You can avoid headaches at tax time by keeping track of your receipts and other records throughout the year, the IRS advises. Good recordkeeping will help...
You can avoid headaches at tax time by keeping track of your receipts and other records throughout the year, the IRS advises. Good recordkeeping will help you remember the various transactions you made during the year, which may help you out on your taxes.
Records help you document the deductions you’ve claimed on your return. You’ll need this documentation should the IRS select your return for examination.
Normally, tax records should be kept for three years, but some documents — records relating to a home purchase or sale, stock transactions, IRA and business or rental property — should be kept longer.
Most Read Stories
- Friends honor artist’s last wishes with water ballet in a Seattle kiddie pool WATCH
- Conspiracy monger Alex Jones roams Seattle streets, gets coffee dumped on him
- Experts answer your burning questions about the 2017 solar eclipse
- Seattle Mayor Ed Murray calls for removal of Confederate monument, Lenin statue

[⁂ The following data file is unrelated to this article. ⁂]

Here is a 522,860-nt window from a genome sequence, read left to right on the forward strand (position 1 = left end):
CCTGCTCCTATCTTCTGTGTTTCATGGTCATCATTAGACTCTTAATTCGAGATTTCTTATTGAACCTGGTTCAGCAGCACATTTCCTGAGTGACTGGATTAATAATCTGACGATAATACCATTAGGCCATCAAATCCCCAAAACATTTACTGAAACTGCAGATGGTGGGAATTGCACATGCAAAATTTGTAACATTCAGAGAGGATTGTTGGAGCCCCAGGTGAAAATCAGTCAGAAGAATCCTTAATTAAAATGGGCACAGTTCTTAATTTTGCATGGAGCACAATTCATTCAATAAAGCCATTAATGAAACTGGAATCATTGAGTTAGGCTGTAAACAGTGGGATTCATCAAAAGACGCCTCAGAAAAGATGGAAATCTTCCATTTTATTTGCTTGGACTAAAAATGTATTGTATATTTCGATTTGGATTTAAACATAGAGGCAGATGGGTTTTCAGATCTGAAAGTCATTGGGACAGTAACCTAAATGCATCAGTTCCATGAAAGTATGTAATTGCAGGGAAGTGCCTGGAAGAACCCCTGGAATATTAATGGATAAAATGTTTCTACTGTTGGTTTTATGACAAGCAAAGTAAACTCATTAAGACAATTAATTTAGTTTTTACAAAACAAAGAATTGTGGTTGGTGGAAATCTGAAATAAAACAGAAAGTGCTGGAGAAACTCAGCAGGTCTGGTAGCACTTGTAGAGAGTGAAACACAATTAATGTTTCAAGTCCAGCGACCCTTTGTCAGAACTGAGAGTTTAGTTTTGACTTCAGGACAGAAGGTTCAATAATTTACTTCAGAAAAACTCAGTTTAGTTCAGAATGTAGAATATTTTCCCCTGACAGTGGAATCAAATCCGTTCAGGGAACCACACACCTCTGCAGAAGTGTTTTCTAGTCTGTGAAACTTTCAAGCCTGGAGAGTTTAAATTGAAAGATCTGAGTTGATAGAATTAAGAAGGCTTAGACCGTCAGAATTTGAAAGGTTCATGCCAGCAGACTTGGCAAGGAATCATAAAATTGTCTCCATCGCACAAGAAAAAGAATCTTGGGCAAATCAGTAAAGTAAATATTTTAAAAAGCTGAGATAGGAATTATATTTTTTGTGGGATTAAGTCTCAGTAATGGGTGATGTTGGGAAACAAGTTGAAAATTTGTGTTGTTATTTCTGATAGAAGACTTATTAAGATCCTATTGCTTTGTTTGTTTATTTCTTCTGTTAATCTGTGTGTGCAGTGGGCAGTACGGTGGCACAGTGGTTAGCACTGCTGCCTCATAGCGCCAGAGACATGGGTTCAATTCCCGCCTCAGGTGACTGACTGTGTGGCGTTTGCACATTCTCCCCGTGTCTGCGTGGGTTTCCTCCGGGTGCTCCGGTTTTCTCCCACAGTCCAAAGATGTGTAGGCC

- Battling demons in a community looking to Trump for change VIEW
In most cases, the IRS does not require you to keep records in any special manner. Generally speaking, however, you should keep any and all documents that may have an impact on your federal tax return.
Such items would include bills, credit-card and other receipts, invoices, mileage logs, canceled, imaged or substitute checks or any other proof of payment, and any other records to support any deductions or credits you claim on your return.
Good recordkeeping throughout the year saves you time and effort at tax time when organizing and completing your return. If you hire a paid professional to complete your return, the records you have kept will assist the preparer in quickly and accurately completing your return.
For more information on what kinds of records to keep, see IRS Publication 552, Recordkeeping for Individuals, and Publication 17, Your Federal Income Tax for Individuals.
On the Web
Contains tax tips and calculators.
Features tax basics, worksheets and feature articles.
Select “tax tips” to access a list of the top 10 tips and more.
— Knight Ridder/
Tribune News Service
You can download these publications at www.irs.gov or order them by calling toll-free 800-TAX-FORM (800-829-3676).
— Internal Revenue Service